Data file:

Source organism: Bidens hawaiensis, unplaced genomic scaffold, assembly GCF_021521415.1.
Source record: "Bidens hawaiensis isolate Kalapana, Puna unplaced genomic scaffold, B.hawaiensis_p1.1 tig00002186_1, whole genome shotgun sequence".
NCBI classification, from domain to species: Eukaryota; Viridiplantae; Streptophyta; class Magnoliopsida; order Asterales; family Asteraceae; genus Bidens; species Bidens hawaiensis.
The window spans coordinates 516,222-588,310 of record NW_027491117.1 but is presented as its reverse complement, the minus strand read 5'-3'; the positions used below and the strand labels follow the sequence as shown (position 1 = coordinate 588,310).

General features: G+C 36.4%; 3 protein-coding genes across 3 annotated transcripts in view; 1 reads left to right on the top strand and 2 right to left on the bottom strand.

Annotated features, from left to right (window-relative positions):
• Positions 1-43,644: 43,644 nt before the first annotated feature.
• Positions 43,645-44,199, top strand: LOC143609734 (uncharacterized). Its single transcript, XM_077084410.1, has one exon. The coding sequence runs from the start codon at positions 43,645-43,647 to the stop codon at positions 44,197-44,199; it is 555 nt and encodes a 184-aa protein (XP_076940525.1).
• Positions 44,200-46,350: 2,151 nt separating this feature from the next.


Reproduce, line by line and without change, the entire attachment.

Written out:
Source organism: Bidens hawaiensis, unplaced genomic scaffold, assembly GCF_021521415.1.
Source record: "Bidens hawaiensis isolate Kalapana, Puna unplaced genomic scaffold, B.hawaiensis_p1.1 tig00002186_1, whole genome shotgun sequence".
NCBI classification, from domain to species: Eukaryota; Viridiplantae; Streptophyta; class Magnoliopsida; order Asterales; family Asteraceae; genus Bidens; species Bidens hawaiensis.
The window spans coordinates 516,222-588,310 of record NW_027491117.1 but is presented as its reverse complement, the minus strand read 5'-3'; the positions used below and the strand labels follow the sequence as shown (position 1 = coordinate 588,310).

General features: G+C 36.4%; 3 protein-coding genes across 3 annotated transcripts in view; 1 reads left to right on the top strand and 2 right to left on the bottom strand.

Annotated features, from left to right (window-relative positions):
• Positions 1-43,644: 43,644 nt before the first annotated feature.
• Positions 43,645-44,199, top strand: LOC143609734 (uncharacterized). Its single transcript, XM_077084410.1, has one exon. The coding sequence runs from the start codon at positions 43,645-43,647 to the stop codon at positions 44,197-44,199; it is 555 nt and encodes a 184-aa protein (XP_076940525.1).
• Positions 44,200-46,350: 2,151 nt separating this feature from the next.